I have to say that this book is stunning. I read the first book and thought it was okay, pretty good. But I had always thought that the first book lay on the border line of being one of thoooose books (If you read the first one you probably know what I mean) and I probably wouldn't have read the second book if I hadn't owned the trilogy. But I'm glad I did. This book was absolutley amazing. It is a million times better than the last one and I still thought the last one was good. It starts out as Aramanth being burned and taken into slavery of the Mastery, and Kester and Bowman are seperated. I think one thing that makes this book better than the first is that the characters are much more mature, being 15, and more mature ideas come alive such as killing, and love. And I also love how the characters change, but siprising realalistically. I thought that Mumpo was a stupid character in the last book but I loved him in this book, and I thought that the character of Sisi was amazing. The best part though is the huge ending. It is so prolonged and keeps going it makes gasp. There are so many scences that I just had to hold my breathe for, and so many scenes that I could definately see in a movie. And the end really set up for the next book, and there's one incident, whihc I won't mention, whihc I just thought was brilliant. So I highly suggest reading this book because you will be left with an increadable feeling, and entirely satisfied.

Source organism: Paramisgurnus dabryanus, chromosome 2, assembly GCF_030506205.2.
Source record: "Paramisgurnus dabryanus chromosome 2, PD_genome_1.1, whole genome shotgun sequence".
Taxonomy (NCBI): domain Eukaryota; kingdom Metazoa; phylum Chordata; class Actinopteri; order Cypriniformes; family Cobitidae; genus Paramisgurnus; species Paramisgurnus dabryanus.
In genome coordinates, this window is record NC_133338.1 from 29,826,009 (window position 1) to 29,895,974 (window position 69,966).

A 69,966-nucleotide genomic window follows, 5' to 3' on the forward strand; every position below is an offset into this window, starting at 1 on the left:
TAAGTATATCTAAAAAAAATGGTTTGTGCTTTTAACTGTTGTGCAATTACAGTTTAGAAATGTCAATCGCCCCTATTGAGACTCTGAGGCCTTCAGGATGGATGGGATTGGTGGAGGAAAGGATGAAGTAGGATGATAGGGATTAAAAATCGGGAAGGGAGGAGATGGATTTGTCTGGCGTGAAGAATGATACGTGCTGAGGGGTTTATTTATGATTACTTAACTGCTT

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4 of 4 people found the following review helpful